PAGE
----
8. Adopt a hands-on approach and make sure there
    is clear focus to the work.
9. Plan small and realistically.
10. Strive for higher standards of best practice in the
          Men‟s Health Training
            Key Learning Outcomes
• Develop a critical understanding of different
  approaches to defining and understanding
  „men‟s health‟.
• Understand and apply principles of best
  practice in working with men
• Be sensitive to the barriers & prompts
  experienced by men when accessing health
  and social services
• Be able to utilise Brief Interventions and
  Motivational Interviewing Techniques with a
  specific focus on men

9.30am    Introduction & setting the scene

10am      What is „men‟s health‟ and why do we need a specific focus on
            men‟s health
11am      Coffee

11.15am   Examining gender and men‟s health & the social determinants of
             men‟s health
1215pm    Best practice in engaging with men
1pm       Lunch

1.45pm    Health Behaviour Change and Motivational Interviewing when
            working with men – finding the hook; eliciting change talk,
            responding to resistance; assessing readiness to change
4pm       Wrap up
4.30pm    Close
             In conclusion…
• Yes, there are challenges to successfully
  engaging men in health services
• Yes, there are significant barriers that men
  have to overcome in order to be more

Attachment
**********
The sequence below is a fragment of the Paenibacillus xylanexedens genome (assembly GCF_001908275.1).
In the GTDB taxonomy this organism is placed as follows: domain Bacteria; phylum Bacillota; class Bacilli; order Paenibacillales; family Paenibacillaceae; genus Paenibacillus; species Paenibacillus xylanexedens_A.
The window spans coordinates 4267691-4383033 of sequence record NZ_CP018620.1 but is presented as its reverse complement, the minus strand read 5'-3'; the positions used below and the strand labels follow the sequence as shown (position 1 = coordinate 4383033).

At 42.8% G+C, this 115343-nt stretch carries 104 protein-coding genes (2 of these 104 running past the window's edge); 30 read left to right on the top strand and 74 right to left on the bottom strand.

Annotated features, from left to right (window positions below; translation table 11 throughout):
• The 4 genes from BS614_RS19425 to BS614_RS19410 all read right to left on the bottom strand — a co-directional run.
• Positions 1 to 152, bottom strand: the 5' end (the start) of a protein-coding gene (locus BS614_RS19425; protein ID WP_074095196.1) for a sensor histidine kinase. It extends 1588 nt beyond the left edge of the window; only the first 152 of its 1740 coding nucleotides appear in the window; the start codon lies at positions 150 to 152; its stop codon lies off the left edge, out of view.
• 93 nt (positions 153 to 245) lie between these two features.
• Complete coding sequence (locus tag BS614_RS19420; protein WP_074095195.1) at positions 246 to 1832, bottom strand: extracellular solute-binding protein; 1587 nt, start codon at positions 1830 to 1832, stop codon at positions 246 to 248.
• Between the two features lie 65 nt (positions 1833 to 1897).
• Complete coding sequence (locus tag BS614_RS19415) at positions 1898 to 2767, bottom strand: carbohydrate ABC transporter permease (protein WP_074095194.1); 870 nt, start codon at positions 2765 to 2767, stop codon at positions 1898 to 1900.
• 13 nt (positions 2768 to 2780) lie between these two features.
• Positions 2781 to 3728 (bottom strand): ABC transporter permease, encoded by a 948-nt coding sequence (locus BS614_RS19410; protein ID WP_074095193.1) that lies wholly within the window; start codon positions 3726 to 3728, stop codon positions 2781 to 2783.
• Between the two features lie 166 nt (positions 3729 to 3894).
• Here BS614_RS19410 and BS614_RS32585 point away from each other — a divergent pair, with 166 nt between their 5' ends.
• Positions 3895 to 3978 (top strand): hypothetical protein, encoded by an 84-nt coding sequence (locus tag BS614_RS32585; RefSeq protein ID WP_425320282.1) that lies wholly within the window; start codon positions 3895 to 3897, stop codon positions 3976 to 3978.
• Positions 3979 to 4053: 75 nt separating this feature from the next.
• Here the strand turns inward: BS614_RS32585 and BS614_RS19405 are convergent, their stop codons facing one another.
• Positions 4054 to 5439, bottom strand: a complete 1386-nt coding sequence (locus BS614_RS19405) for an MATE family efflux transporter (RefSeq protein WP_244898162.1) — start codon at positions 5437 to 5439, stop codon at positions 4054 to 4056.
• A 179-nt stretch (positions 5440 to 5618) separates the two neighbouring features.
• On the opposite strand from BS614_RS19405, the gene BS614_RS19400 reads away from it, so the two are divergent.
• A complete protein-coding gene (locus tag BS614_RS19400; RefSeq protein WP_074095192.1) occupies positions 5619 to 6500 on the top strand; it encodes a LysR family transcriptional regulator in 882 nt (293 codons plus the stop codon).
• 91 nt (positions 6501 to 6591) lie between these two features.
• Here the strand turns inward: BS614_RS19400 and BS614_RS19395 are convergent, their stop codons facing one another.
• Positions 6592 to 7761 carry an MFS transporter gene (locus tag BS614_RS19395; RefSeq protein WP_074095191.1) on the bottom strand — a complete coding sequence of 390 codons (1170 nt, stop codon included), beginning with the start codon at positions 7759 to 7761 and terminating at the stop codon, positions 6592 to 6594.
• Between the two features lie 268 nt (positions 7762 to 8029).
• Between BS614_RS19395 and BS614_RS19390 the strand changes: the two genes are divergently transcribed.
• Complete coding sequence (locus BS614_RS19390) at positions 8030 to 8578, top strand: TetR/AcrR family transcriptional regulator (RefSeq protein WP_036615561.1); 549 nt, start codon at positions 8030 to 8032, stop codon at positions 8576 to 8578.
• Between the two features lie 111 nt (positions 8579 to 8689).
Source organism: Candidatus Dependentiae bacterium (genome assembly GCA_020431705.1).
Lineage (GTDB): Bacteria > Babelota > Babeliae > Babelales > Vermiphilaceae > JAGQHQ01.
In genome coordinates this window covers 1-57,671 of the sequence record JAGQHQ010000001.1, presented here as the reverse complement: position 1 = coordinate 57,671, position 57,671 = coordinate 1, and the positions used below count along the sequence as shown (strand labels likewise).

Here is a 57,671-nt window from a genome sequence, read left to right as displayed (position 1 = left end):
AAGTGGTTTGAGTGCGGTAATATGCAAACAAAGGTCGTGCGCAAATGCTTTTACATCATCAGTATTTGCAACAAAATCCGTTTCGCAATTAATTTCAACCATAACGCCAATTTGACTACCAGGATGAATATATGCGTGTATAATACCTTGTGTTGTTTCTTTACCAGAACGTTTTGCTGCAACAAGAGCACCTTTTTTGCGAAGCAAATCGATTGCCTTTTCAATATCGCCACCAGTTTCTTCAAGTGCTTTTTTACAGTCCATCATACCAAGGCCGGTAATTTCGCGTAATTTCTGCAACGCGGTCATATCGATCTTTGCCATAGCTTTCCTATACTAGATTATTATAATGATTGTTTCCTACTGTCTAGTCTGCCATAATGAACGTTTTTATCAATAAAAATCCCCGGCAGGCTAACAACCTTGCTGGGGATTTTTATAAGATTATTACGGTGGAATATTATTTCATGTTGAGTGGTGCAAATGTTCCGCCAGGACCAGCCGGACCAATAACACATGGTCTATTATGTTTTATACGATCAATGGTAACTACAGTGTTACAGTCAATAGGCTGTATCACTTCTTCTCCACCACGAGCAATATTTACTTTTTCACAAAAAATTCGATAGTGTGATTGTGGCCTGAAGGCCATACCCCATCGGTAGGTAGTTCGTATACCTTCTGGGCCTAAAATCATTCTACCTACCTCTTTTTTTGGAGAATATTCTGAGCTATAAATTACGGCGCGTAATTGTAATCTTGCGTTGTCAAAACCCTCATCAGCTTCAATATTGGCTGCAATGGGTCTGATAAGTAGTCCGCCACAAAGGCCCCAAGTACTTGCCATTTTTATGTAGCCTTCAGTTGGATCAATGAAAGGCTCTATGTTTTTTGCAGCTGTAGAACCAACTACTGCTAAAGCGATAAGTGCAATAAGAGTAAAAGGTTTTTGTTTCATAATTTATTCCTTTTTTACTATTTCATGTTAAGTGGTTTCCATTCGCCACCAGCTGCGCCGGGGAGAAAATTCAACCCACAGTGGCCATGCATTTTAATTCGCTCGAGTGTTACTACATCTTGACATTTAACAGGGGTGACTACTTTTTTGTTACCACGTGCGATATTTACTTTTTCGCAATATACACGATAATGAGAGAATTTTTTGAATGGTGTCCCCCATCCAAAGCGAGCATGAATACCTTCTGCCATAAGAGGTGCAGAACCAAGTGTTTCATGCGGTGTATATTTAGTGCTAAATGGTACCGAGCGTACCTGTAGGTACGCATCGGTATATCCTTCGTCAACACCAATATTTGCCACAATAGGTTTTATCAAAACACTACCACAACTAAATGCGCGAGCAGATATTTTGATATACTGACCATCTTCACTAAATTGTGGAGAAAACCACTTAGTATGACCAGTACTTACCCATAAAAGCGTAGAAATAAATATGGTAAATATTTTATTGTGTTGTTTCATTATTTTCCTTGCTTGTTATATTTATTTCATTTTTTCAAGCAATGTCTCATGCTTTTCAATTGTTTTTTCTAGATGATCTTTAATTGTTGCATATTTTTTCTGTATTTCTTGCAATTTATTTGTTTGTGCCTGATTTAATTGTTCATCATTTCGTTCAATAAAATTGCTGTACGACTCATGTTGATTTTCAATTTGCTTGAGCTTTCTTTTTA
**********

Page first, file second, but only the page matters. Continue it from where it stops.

proactive about their own health
• Key message for men–
  ‘Seeking help is the sensible and manly
• The provision of training to service
  providers has a key role to play in enabling
  men to present promptly to health services
•   Addis, M.E. & Mahalik, J.R. (2003). Men, masculinity and the contexts of help seeking.
    American Psychologist, 58(1), 5-14.
•   Courtenay, W. H. (2000b). Constructions of masculinity and their influence on men‟s
    well being: A theory of gender and health. Social Science and Medicine, 50, 1385-1401.
•   O‟Brien, R., Hunt, K., & Hart, G. (2005). “Its caveman stuff, but that is to a certain
    extent how guys will operate”: men‟s account of masculinity and help seeking. Social
    Science and Medicine. 61, 503-516.
•   O'Dowd, T. and O'Keeffe, F. (2004) Men and their Health – A Primary Care Initiative.
    Dublin: Department of Public Health and Primary Care, Trinity College, Dublin.
•   Richardson N. (2004). Getting Inside Men’s Health. Health Promotion Department,
    South Eastern Health Board, Kilkenny.

•   Smith J et al (2008). Qualities men value when when communicating with general
    practitioners: implications for primary care settings. MJA 189, 11/12: 618-621White,
    A., & Cash, K. (2004). The state of men‟s health across 17 Western European countries.
    Journal of Men’s Health and Gender, 1, 60-6.